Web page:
Video Review 2016: Avan Nathan 609

Peter Quilty — 2 March 2016

During the past two decades, Avan has adopted an avant-garde approach to building RVs. Certainly, there is no disputing the manufacturer’s stance on sophisticated design and hand-crafted construction which has improved the style, comfort and value of its fleet.

This modus operandi is depicted in the newest addition to the Avan hardtop range – the Nathan 609 – a stylish and modern van that CW recently tested at Gumbuya Park, a nature and amusement park 75km east of Melbourne, Vic.


Joining the Ashlee, Frances and Owen Limited in Avan’s hardtop range, the Nathan 609 – which comes in a choice of exterior and interior colours – proved easy to tow around the undulating outskirts of Gippsland.

Aside from the bonded panel construction, there are several other features on the Nathan that receive my tick of approval, including the interior walls, blinds and flyscreens, and two-piece door. And that’s before I get started on the ensuite and kitchen!

At first glance, the matte gloss interior walls appear as though they’d show up the faintest of tiny fingerprints. But I was completely wrong; it’s a tough-wearing, stain-resistant wall panelling, so there’s no problems during feeding time if the grandkids attempt to imitate Pro Hart with a splash or two of bolognaise.

Avan spruiks the Nathan’s integrated blinds and flyscreens as a ‘unique anti-jam, smooth operation’ system. I wasn’t sceptical about the claim, but I felt compelled to give them a serious workout and they measured up to my self-styled litmus test. They’re user-friendly and provide practical functionality – you can select between full block-out, flyscreen only or completely open.

I also appreciated the ingenuity of the two-piece door and ‘soft touch’ retractable screen door for increased ventilation. They, too, were easy to operate – you can have the door completely or half open, or utilise the flyscreen on its own.

Avan’s marketing guru Steve Doughty said a prime objective with the Nathan 609 was size-to-weight ratio. “We’ve kept it as open as we can without compromising on weight.”

Doughty also covered off the Nathan’s points of difference to the other caravans in Avan’s hardtop range – the full ensuite including separate shower and toilet, the galley-style kitchen, a larger 185L fridge, cafe dinette seating with tri-fold table, and the island double bed (also on the Owen Limited).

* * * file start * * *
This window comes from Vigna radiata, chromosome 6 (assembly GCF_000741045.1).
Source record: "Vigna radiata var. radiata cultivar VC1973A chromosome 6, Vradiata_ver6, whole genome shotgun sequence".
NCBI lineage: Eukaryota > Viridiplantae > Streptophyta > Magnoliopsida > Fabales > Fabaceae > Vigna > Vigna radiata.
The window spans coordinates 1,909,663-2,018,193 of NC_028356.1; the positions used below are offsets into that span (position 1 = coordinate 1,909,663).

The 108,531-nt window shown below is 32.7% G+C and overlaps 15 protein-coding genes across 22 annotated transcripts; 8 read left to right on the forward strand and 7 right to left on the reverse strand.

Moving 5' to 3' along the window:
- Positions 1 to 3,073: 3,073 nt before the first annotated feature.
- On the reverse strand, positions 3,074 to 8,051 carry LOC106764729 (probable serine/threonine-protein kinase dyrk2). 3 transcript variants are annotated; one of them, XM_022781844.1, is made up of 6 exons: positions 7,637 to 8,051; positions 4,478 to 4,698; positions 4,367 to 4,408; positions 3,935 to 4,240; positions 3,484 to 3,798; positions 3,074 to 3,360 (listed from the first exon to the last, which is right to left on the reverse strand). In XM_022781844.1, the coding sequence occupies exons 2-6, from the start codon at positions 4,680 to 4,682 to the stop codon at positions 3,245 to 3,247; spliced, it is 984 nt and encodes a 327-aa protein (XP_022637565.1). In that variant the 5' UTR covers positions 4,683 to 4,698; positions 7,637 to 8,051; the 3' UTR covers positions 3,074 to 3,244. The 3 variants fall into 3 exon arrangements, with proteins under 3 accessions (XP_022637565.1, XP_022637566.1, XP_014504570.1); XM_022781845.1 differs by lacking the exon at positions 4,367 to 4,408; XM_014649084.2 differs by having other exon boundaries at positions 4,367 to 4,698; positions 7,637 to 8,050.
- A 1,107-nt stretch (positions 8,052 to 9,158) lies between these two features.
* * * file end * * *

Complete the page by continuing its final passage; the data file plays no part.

The test van was loaded up with Avan’s Adventure Pack features which include higher ground clearance, a bigger chassis (150x50mm), 15in wheels and tyres, and an extra step. There is also the provision for solar power.

And it also came with several Deluxe Upgrade Package inclusions – an Allure pack interior, LED strip lighting, glass shower door, ceramic vanity sink, washing machine, feature splashback and radio/CD player.


The bedroom features an island bed partnered by a wardrobe, cupboard and reading light either side. There are also three overhead cupboards above the bedhead, a ventilation hatch above the bed and a radio/CD player plus two display shelves and a cut-out at the foot of the bed.


The large, galley-style kitchen is resplendent with high gloss cabinetry and cupboard doors with positive push-lock latches, along with a feature splashback and more of the glittering granite benchtops.

It’s a meal preparation HQ with all the necessary mod cons, including a Swift 500 Series four-burner gas/electric cooktop with mini-grill, 12V Finch rangehood with a light, 20L Panasonic microwave, and a 185L Thetford three-way fridge-freezer.

There is also storage space aplenty, with a large slide-out pantry next to the fridge complemented by a smaller pantry and a lift-up cupboard above the microwave. Above and below the deep-bowl stainless steel sink with hot and cold flick-mixing tap are more cupboards, one of the lower ones housing two slide-out drawers. There is also a slide-out drawer and drop-down compartment below the cooktop. Double powerpoints are fixed either side of a panoramic window.


The Nathan’s full ensuite, with separate shower (plus glass door) and toilet, will impress the creature comforts club. Above and below the ceramic vanity, which has a striking ‘Cashmere Granite’ top, are three fold-out cupboards and four cupboards respectively. There is also a Lemar washing machine, a mirror above the Thetford C200 cassette toilet, and a good-
sized window.

Other interior standard features on the test van included one-piece flooring (meaning no butt joins), 20L Attwood gas/electric hot water service, electric water pump, TV aerial connection, a 95Ah deep-cycle battery with built-in charger/transformer and retractable 10m lead, and a wind-up roof antenna.


At $63,000, as reviewed, the Nathan 609 is a durable and sophisticated van offering sufficient luxury for the price.

This up-to-the-minute van is also elegant and well-designed, and boasts superior insulation properties courtesy of its bonded panel construction. And its impressive size-to-weight ratio makes towing easy and should bolster its approval rating from caravanning enthusiasts perennially seeking improved fuel economy.



  • Spacious layout
  • Good size-to-weight ratio
  • Easy to tow


  • Could benefit from a grey water tank
  • No slide-out barbecue
  • A little light on gas capacity


test_Avan Nathan 609 Travel Outback Adventure Equipment Vehicle Review 2016


Nathan Jacobs